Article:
Monday, April 12, 2010


Eventually, when I am cooler, older, and tougher (and financially a little more stable, ha), I plan on not only learning to sail but I'd love to purchase a sailboat of sorts. Its always relaxing watching the sailboats from the top of Fort McHenry in Baltimore or from the public dock in Annapolis (Let's be real, I'll find any excuse to be on the water). In my recent foray to the Charlottesville market with Sarah, we stopped in a small boutique next to Feast (a delicious grocery store and lunch spot) that we had never seen before. When I was last in Annapolis, I had spotted some neat bags made out of recycled sails that were right up my alley. Lucky for me, this shop had several really cool Seabags, one of which I may have to purchase sometime soon.

Sunday, April 11, 2010

Preferred heroine.

In the recent flurry of young celebs, I feel the need to stand up for one in particular with which I grew up. As much as I can try and appreciate the pop music, glitter, and attitude that come with say, Miley Cyrus, I'm not sure 10-year-olds need to be carrying cell phones and sporting halter tops. Call me old fashioned on this one, but I didn't have my first cell phone until I was a freshman in high school. It was a Nokia, had a Hawaiian flower face plate and came fully equipped with snake and somewhere around 10 texts per month. Side note: It was also about the size of today's cordless household phones. Nevertheless, I recently stumbled across one of my favorite books, Little House on the Prairie, in the bookstore downtown. Laura Ingalls Wilder was my favorite. Having read every book in the series probably somewhere around 7 or 8 times, I couldn't get enough of Laura and her family's adventures. I believe my copy of Little House in the Big Woods was left outside on the porch one afternoon during a thunderstorm, but even the subsequently waterlogged pages couldn't stop me from rereading. It goes along with the aforementioned love of trains; I thought it would have been pretty cool to have been a pioneer. Aside from the life or death choices that came with deciding whether to "caulk the wagon and float" or "ford the river" (thank you, Oregon Trail for those many eventful mornings in homeroom), you could have given me a bonnet and signed me up. Laura Ingalls was a classic American heroine; very much a more modern take on Annie Oakley.

I am fortunate enough to have a house in Pennsylvania that has been in our family since the 1800s. About 30 minutes north of Lock Haven, Mohawk sits on a beautiful mountain along the Susquehanna River. Driving up through the winding roads leads you somewhere someone else could never find (unless of course they knew exactly where to look). Growing up spending Thanksgivings, Christmases, and fall weekends there afforded me many of my own Laura Ingalls Wilder moments, including the fort that my grandfather helped us construct. It was my very own log cabin, and I loved being able to pretend that I too was as adventurous as Laura. Some of my best memories include driving the car in from the gate at age 10 (Thanks, Dad), picking apples from the orchard, hiking and spending hours by the bonfire watching the black bears hang out at the feeder. The last time I was up at camp, I spent the vast majority of one afternoon looking through old scrapbooks from the 1930s-1950s that my great grandfather had put together. Already a sucker for black and white photography, these were absolutely unreal. It was all I could do not to hijack all of the albums and take them back home. So many of the pictures I found enlightened me that my Nana was, perhaps, a Laura Ingalls herself.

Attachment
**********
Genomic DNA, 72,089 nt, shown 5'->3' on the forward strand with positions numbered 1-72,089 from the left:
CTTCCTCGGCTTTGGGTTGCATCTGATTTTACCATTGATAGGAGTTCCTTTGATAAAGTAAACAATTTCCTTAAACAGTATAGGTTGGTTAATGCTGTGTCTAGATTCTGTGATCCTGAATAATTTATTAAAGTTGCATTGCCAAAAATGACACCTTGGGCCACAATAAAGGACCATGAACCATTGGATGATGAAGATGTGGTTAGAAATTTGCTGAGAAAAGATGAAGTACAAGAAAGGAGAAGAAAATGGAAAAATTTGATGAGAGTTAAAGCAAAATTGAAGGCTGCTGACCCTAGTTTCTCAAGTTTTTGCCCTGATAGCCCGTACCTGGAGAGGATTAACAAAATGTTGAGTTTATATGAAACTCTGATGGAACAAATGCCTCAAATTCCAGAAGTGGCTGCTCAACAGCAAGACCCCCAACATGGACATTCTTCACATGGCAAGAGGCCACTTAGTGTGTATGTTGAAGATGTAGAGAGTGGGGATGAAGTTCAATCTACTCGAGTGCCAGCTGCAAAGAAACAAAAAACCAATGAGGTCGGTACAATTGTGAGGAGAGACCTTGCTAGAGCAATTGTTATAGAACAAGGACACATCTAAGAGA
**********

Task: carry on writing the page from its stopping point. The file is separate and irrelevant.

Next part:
Sunday, April 4, 2010

Eat, Pray, Love.

As far as books go, I tend to gravitate toward those with intriguing characters. Non-fiction, fiction, either way, I've read both and that fact absolutely remains the same (Think Atticus Finch in To Kill a Mockingbird, Pat Peoples in The Silver Linings Playbook, or Bob Woodward and Carl Bernstein in All the President's Men). A couple summers ago, Elizabeth Gilbert published her autobiographical Eat, Pray, Love, which became quite literally an overnight phenomenon. I was hesitant to get on the bandwagon because I shy away from philosophical, life and self-analysis style literature. You'll never find me reading Chicken Soup for any kind of soul and the vast majority of poetry still escapes me a little (Aside from some T.S. Eliot, Tennyson, and more recently Mary Oliver). There's a fine line for me between "depth" and less concrete, spiritual self-pondering. Either way, it took me a couple months to cave and pick up Gilbert's book while at the beach. I could not be more thankful that I did. When Gilbert refers to herself as "the planet's most affectionate life-form, something like the cross between a golden retriever and a barnacle," I knew I'd found a good one. Though perhaps not that affectionate, a friend once said that I "haven't stopped laughing since 1997." This is pretty valid. Gilbert's path from her lonely apartment in New York through Italy, India, and Indonesia leaves her with a greater understanding of not only herself, but what it actually means to be happy. While reading, I was actually reminded of the line in Where the Wild Things Are, where Judith states that "Happiness isn't always the best way to be happy." Gilbert echoes this sentiment, not by underrating happiness in any way, but acknowledging that its so much more complex than that. The spectrum of emotions within that overarching category is pretty expansive; oversimplifying that concept is only doing yourself a major disservice. I recently began re-reading Eat, Pray, Love upon hearing the movie will be out in June, with Julia Roberts starring as Elizabeth Gilbert. The trailer had me sold with the Florence and the Machine song (Dog Days are Over) used to accompany the amazing cinematography, and I really hope they can convey the sincerity of Gilbert's writing on the big screen.